Startup EV-maker Alpha has been dropping interesting concepts over the past couple years. One of those is the compact Alpha Wolf, which looks cool — if it ever sees the light of day. It comes in single-motor (FWD) and dual-motor configurations (RWD) with up to 275 miles of range and 3,000 pounds of towing. Alpha has also shown off the Wolf+ with an extended cab, as well as a crew cab SuperWolf. The company has said that it plans on delivering vehicles no sooner than 2023.
EV startup Atlis is planning its XT electric pickup, with 6.5- and 8-foot beds, up to 20,000 pounds of towing (or 35,000 with a fifth-wheel setup), up to 500 miles of range and a 0-60 time of 5 seconds. The design of the truck has changed since earlier iterations, and now the company plans to offer the XT as an all-inclusive subscription service.
Neuron EV T.One
Revealed late last year at the China International Import Expo, the Neuron EV T.One will ride on a skateboard chassis. There might be a fuel-cell powertrain in the works, too. Like the previous two on our list, we’re not really holding our breath for this one.
Geely-owned EV brand Radar just revealed its first vehicle, the all-electric RD6 pickup truck. Geely aims to start offering the RD6 to Chinese consumers this years, with the potential to expand to other Southeast Asian markets, as well as the U.S., according to Radar CEO Ling Shiquan.
There are a few other electric trucks that may or may not be in the works, but have at least been talked about.
Fisker electric pickup
Back in February of 2020, Henrik Fisker tweeted a picture of an electric pickup with the word “Alaska” across the bed. Then he deleted the tweet. Later, Fisker posted renderings of a much different looking electric truck. The company has suggested multiple times it could build a pickup, saying it would have four models by 2025.
Lucid electric pickup
This one’s not set in stone, but Lucid Motors is planning a full range of EVs, including, possibly, a pickup truck. "If we want to make a longer vehicle, like a pickup or something like that — which we may want to make in the future — the paint shop is future-proofed for pickups," said Lucid CEO Peter Rawlinson back in August.
Another vague potential plan in the works, Volkswagen board member for electric mobility, Thomas Ulbrich, told Autoblog back in 2020 that the Amarok (the only body-on-frame pickup in VW's portfolio) could hypothetically be offered as an EV. “We are looking at what Rivian is doing, because normally it is difficult to believe that a car like the Amarok, for example, could be electrified,” he said. “But, nevertheless, step by step our investigation and research makes us think it becomes more possible. By making this technology more and more robust, an Amarok-type of car would be BEV." In January 2023, VW said, “It’s still on the agenda.”
Technically On Sale
After years of EVs gaining ground, the market until very recently lacked actual substance in the pickup segment. How rapidly things change. Here are the few electric trucks that have finally made their way to production, though they have been dogged by slow roll-outs and limited supply.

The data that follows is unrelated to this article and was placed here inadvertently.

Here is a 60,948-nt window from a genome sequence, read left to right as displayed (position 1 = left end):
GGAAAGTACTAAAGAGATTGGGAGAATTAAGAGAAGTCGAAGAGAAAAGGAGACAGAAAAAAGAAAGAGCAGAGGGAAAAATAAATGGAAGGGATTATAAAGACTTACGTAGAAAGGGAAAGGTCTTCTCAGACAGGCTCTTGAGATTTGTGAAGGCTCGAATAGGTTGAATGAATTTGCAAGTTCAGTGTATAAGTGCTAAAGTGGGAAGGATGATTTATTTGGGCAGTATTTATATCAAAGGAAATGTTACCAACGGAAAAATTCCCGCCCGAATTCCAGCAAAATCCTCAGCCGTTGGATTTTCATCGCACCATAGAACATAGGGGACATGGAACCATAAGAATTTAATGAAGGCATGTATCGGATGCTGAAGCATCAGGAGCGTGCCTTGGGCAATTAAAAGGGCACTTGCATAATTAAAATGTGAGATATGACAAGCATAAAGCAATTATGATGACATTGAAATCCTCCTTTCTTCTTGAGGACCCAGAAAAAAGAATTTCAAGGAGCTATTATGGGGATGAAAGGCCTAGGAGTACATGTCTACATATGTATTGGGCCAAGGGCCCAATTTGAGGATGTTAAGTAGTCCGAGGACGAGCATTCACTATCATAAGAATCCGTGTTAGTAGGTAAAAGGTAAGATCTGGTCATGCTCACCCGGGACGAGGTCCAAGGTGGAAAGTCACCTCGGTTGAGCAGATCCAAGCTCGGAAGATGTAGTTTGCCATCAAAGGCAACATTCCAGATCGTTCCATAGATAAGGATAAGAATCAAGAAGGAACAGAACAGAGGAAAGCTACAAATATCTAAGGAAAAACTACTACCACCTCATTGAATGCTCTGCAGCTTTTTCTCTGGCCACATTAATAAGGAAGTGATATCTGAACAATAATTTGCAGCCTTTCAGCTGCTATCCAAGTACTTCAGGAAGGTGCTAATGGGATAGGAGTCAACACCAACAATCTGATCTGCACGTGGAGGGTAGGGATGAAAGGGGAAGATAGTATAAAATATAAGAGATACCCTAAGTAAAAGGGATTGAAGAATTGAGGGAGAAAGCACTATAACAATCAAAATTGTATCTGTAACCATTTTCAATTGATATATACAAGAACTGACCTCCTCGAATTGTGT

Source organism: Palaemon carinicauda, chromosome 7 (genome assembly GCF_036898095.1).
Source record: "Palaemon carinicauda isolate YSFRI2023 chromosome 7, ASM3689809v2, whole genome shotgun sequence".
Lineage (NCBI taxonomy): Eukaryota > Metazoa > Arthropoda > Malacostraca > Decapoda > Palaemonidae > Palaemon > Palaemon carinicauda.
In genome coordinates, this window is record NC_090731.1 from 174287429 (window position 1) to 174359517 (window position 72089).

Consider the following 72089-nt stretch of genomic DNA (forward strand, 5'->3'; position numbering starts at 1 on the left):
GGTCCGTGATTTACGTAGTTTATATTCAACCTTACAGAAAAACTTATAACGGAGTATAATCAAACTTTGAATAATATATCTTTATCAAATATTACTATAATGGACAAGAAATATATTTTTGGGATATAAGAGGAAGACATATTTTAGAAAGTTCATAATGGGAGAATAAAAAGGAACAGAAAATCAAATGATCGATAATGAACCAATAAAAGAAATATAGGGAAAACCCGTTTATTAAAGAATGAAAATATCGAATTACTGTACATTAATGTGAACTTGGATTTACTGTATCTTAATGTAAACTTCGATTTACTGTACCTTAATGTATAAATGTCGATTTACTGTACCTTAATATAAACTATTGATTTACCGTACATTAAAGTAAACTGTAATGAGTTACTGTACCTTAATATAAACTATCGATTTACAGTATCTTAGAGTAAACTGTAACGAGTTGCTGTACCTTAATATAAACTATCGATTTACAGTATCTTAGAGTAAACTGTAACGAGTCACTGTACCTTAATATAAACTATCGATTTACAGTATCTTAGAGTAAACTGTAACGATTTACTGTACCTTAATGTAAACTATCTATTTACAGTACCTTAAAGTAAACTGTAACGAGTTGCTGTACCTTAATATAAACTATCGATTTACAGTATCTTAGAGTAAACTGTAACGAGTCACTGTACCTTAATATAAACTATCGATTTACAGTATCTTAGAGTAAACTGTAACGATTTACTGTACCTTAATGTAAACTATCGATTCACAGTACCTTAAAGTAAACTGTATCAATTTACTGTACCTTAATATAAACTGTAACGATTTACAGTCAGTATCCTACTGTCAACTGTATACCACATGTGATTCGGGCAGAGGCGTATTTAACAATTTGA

GMC Hummer EV
GMC came out swinging with its first electric pickup. The 2022 Hummer EV is an exercise in superlatives, and it delivers on its capabilities. It’s such a special (and expensive, and heavy, and fast) vehicle that its flaws are easy to overlook.
This startup, as startups do, had trouble getting its first vehicle off the production line. But it eventually did, and you can now spot the Rivian R1T out in the wild. Customers can enjoy smart design, capable on- and off-road performance, and clever packaging. Now if it can just get the R1S SUV off the ground.
Ford F-150 Lightning
The electric F-150 was a recipe for success. Take America’s best-selling nameplate and give it a super potent electric powertrain without changing much else? “Sign me up,” said thousands of consumers. The order books for the 2022 Lightning were already closed by the time we even had the chance to drive it. After spending time behind the wheel, we understand why.
Lordstown Motors has seen its share of troubles and uncertainties, as has its Endurance pickup. Despite the growing odds against it, production has finally gotten underway in a factory now owned by Foxconn, and it was even a North American Truck of the Year finalist, ultimately losing out to the Ford F-150 Lightning.
Of course, some of the products envisioned by the startups above could be vaporware. Sadly, a couple of once-promising EV trucks have already been canceled.
Bollinger Motors B2
The promising Class 3 electric truck from Bollinger, along with its SUV counterpart, looked like they would have been terrific off-roaders. Since their unveiling, though, Bollinger has decided to give up on consumer vehicles to focus on commercial EVs.
EV startup Nikola had unveiled its Badger pickup before seeing tough times. While the company has begun building electric semis, the Badger now languishes in the “Prior Innovations” section of the company website.